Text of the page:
Business / Industries

Nobel fame set to boost artemisinin firms

By WU YIYAO (China Daily) Updated: 2015-10-08 07:43

Anti-malaria drug companies must win big global orders for gains, say analysts

Artemisinin makers from China are set to rake in the moolah after Tu Youyou, the inventor of the anti-malaria drug, won the Nobel Prize for medicine for her findings, triggering sharp buying interest among investors.

Makers of the anti-malaria drug, which is based on Chinese herbal medicine, are expected to see sharp upswings in their share prices in the short term, analysts said.

However, the real test for the companies in the long run would be their ability to attract international orders on their own, as most of these companies are raw material suppliers to multinational drugmakers such as Novartis AG.

Most of the overseas drugmakers hold the intellectual property rights for effective therapies against malaria. Demand for artemisinin is limited in the domestic market, as malaria has been kept under check in China for several years now, the analysts said.

China's anti-malaria medicine suppliers must boost their research and development capacities to grasp the upper stream of the industrial chain, widen their profit margin and win more international orders, they said.

"China's anti-malaria drug suppliers are mainly producing bulk drugs, which have limited profit margin, while international pharmaceutical players with strength in research, development and patents are taking most of the market share," said a recent report published by China Pharmaceutical News.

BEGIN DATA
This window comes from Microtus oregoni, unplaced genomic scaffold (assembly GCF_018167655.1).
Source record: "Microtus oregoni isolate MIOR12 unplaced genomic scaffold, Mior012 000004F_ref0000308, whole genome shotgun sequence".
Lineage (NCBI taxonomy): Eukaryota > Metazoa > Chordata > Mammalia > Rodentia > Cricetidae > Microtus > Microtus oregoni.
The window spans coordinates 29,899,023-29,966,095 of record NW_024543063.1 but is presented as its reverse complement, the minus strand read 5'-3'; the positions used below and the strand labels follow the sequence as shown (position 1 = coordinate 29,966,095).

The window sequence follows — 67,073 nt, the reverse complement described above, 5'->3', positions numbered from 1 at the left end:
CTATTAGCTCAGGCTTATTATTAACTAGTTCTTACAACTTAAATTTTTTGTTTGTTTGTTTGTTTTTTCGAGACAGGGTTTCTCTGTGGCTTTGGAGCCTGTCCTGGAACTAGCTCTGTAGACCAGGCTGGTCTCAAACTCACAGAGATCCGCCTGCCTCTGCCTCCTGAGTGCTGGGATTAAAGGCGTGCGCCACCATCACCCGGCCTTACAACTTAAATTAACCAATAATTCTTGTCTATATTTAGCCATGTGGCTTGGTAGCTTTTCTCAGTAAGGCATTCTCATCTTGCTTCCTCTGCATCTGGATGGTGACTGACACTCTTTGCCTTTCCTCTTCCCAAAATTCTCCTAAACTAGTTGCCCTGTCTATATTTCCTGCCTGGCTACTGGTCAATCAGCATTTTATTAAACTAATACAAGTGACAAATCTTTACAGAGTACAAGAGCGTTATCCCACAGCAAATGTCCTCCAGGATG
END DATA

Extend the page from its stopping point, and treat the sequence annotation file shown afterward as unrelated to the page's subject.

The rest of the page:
The report said that the global demand for anti-malaria drugs could be estimated at about $1.5 billion.

Shares of domestic artemisinin companies are expected to see a flurry of activity among retail investors, who are bullish on artemisinin and its significance. However, domestic anti-malaria drug suppliers will need lots of efforts to gain global orders, said a research report from Haitong Securities Co Ltd.

Currently, five A-share listed pharmaceutical firms, including Shanghai Fosun Pharmaceutical (Group) Co Ltd, KPC Pharmaceuticals Inc, Guangzhou Baiyunshan Pharmaceutical Holdings Co Ltd and CR Double-Crane Pharmaceuticals Co Ltd, are certified artemisinin suppliers.

Among these public companies which supply anti-malaria drugs, Fosun's subsidiary Guilin Pharmaceutical Co Ltd's products have officially passed the WHO-PQ certification, or the Pre-Qualification certification of the World Health Organization, to supply drugs directly to WHO programs, the only domestic supplier that is on the list.

The ranking is a vital tool used by the United Nations agencies to guide their procurement decisions and bulk purchasing of medicines at country and international levels, according to WHO's official website.

KPC Pharmaceuticals is applying for the WHO-PQ certification for its anti-malaria drug varieties, according to company officials.

As the domestic stock market was not trading during the seven-day National Day holiday break, the Nobel Prize news' impact on Shenzhen-and Shanghai-listed artemisinin suppliers is yet to be seen. Trading resumes on Thursday.

Share prices of both Hong Kong-listed Fosun Phama and Baiyunshan jumped more than 5 percent on Tuesday after the news.

Fosun's share price closed at HK$25.7 ($3.32), a 1 percent gain, while Baiyunshan closed at HK$22.1, a 2.79 percent gain, on Wednesday.

Hot Topics

Editor's Picks